Kinetics of Aspergillus flavus PICC-AF39 and Aspergillus parasiticus NRRL2999 Spore Destruction Essential Oil from S. rechingeri. Initial Spore Concentration: 105 and 107 /mL
Figure 3. Kinetics of Aspergillus flavus PICC-AF39 and Aspergillus parasiticus NRRL2999 Spore Destruction Essential Oil from S. rechingeri. Initial Spore Concentration: 105 and 107 /mL

In conclusion, this study showed that S. rechingeri oil has a powerful antifungal activity against Aspergillus flavus and Aspergillus parasiticus. Also this essential oil can be used as a possible source of environmentally friendly herbs or botanical fungicides.

5. Discussion

Multiple technologies have been used to alleviate aflatoxin risk and remove fungus. Field management methods that decrease performance may also remove fungus and prevent aflatoxin. A variety of methods to remove and reduce aflatoxin such as physical procedures including heating, γ rays and extreme ultraviolet radiation, chemical procedures such as the utilization of chlorine, hydrogen peroxide, sodium sulphate, ozone gas, ammonia solution, alkali, biologic factors and mechanical procedure and other options to control the toxin. Natural products and aromatic organic compounds can be successful alternatives to chemical and physical factors and provide procedures to replace protection for agricultural products from toxigenic fungus such as Aspergillus flavus and Aspergillus parasiticus.

Since Aspergillus flavus and Aspergillus parasiticus ability to grow fast on food products that could damage the food industry, health, and economy. Therefore inhibiting the growth of this fungus can be helpful to the health of the community.

The results of this study can provide basic information on the efficiency and effectiveness of essential oil of S. rechingeri in reduction of the growth of fungi and antifungal activity of this plant in the country. The results in culture (in vitro) showed that the essential oil of S. rechingerihad antifungal activity against Aspergillus flavus and Aspergillus parasiticus are strong. In this study, the MIC for two concentrations of 105 and 107 of fungi Aspergillus flavus and Aspergillus parasiticus, 50, 50 and 100, 150 ppm by essential oil, respectively, of S. rechingeri. Satureja khuzestanicais research on the species and antifungal properties are demonstrated (11).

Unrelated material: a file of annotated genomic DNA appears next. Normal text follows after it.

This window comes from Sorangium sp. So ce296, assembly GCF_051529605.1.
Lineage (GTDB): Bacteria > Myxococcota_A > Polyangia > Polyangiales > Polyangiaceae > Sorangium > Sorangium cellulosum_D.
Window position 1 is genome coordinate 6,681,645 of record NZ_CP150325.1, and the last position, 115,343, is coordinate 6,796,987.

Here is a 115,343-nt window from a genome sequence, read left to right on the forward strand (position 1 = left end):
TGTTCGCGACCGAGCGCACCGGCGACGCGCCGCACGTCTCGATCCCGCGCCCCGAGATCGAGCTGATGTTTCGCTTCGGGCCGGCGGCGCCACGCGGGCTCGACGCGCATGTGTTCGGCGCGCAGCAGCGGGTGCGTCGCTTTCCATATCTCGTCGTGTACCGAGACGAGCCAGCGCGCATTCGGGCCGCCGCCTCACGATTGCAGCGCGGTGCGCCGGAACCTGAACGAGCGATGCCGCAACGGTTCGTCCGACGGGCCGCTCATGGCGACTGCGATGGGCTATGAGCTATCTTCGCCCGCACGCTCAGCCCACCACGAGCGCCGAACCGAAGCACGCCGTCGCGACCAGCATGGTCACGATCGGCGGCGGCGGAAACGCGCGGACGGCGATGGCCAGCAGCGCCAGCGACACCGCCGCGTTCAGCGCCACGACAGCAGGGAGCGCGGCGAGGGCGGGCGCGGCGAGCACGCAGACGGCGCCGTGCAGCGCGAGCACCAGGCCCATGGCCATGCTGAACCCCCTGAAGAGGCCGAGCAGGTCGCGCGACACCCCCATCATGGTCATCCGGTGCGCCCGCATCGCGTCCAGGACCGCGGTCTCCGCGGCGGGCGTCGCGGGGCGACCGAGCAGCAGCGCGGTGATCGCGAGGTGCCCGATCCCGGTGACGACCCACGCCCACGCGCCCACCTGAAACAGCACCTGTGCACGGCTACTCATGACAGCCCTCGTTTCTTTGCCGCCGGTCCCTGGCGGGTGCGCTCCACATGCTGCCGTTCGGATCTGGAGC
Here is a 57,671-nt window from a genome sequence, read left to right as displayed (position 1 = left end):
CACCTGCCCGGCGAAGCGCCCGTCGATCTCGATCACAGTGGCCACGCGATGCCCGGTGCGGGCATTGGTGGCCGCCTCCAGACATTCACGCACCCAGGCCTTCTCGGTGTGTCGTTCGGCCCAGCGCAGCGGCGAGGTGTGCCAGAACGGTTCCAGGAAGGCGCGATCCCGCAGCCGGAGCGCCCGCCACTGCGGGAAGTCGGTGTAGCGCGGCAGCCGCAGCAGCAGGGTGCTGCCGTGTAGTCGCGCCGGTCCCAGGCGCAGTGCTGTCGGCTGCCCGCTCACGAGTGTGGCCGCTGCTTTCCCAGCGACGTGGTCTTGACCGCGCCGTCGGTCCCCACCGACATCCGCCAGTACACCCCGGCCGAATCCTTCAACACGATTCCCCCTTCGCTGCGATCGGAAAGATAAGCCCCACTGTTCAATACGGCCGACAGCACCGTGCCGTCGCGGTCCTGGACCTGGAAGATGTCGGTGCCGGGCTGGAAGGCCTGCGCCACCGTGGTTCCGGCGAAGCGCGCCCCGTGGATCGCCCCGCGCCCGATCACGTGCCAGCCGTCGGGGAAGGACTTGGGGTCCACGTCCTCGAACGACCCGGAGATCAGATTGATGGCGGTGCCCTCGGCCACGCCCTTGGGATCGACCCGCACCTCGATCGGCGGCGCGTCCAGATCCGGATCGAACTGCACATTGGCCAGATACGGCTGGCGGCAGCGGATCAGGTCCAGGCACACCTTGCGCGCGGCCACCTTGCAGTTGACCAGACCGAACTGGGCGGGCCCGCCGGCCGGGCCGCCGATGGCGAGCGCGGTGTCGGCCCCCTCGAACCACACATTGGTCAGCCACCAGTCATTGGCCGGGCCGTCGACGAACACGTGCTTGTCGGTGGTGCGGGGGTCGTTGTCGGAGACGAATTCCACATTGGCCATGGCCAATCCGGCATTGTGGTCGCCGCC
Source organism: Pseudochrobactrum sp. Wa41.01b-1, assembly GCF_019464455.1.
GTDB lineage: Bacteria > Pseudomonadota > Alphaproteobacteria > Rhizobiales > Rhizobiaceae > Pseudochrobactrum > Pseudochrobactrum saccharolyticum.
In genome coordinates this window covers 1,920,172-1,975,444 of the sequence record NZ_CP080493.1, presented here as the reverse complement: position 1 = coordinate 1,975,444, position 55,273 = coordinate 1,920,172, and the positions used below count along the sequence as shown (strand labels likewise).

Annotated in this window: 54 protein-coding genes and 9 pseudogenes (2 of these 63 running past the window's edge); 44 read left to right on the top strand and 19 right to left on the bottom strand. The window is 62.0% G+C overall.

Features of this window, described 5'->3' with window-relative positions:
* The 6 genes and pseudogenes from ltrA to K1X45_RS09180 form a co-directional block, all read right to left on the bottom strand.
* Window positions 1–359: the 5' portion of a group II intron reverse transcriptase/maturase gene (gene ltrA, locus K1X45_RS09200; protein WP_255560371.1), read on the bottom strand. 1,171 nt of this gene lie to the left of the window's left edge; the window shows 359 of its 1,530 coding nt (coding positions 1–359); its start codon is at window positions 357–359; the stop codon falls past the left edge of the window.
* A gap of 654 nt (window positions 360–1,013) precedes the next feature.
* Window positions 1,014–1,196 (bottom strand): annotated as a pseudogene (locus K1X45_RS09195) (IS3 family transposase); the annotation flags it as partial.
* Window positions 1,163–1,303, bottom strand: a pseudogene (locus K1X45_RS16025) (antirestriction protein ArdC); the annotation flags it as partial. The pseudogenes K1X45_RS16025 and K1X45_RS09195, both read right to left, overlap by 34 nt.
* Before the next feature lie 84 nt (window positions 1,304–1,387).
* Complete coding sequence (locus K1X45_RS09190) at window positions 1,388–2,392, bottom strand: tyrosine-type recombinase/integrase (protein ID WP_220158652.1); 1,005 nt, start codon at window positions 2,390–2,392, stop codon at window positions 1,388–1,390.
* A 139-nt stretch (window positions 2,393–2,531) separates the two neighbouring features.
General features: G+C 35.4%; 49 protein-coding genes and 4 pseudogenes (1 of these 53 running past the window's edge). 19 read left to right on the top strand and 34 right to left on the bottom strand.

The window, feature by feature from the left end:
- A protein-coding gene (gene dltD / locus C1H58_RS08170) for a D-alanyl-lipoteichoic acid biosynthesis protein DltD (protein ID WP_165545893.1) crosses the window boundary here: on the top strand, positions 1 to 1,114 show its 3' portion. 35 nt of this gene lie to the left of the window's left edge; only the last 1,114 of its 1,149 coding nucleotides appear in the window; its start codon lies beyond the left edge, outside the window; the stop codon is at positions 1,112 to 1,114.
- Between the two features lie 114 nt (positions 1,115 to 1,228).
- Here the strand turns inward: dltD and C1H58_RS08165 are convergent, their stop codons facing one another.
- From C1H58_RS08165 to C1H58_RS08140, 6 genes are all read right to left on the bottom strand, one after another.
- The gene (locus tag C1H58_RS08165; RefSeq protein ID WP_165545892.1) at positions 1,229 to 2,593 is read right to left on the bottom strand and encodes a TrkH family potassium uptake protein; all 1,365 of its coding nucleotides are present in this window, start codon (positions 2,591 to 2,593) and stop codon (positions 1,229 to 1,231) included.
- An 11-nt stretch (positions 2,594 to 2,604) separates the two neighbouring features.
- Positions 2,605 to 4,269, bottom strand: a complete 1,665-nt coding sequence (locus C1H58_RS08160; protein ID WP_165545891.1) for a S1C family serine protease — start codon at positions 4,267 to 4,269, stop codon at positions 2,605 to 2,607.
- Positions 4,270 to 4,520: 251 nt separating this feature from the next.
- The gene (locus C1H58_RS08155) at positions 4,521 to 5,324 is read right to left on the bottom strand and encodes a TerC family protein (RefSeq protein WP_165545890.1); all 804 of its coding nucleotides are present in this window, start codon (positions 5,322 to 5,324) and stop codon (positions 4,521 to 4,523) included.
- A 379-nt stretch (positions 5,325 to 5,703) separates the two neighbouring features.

Other research has reported that the activity of thyme and Satureja in inhibiting the growth of fungi contaminating food crops and gardens and agricultural products in the world, capable of replacing anti-fungal chemicals are present (12).

A study on the inhibitory effect on the growth and aflatoxin production of Aspergillus parasiticus by S. hortensis essential oil had reached the conclusion that Satureja essential oil is an important potential for aflatoxin production inhibitor G1 and B1 are produced by Aspergillus parasiticus (13). Other results suggest the possibility of using other plant oils in controlling the growth of the fungus (14).

In the essential oil S. rechingeri had good antifungal activity against the two fungi species tested. This study indicates that S. rechingeri has considerable anti-Aspergillus activity at compared with C. Cyminum that MIC and MFC were 750, 1000 ppm and 3000, 2500 ppm, respectively (10).

H. suaveolens leaves essential oil showed activity against Aspergilus parasiticus that MIC and MFC were 40 and 80 µL/mL, respectively. Malele et al. (15) using the oils of Ocimum gratissimum and Thymus vulgaris reported complete inhibition of Aspergillus flavus and Aspergillus fumigatus at 800, 1000 respectively. Fungicidal kinetics of essential oils showed more than 50% spore death in 15 minutes (16) that at compared with the present study, while similar times have been reported.

5.1. Conclusions

Natural compounds such S. rechingeri for prevention of aflatoxinogen fungal growth are recommended because of strong antifungal activities.

Acknowledgements

Footnotes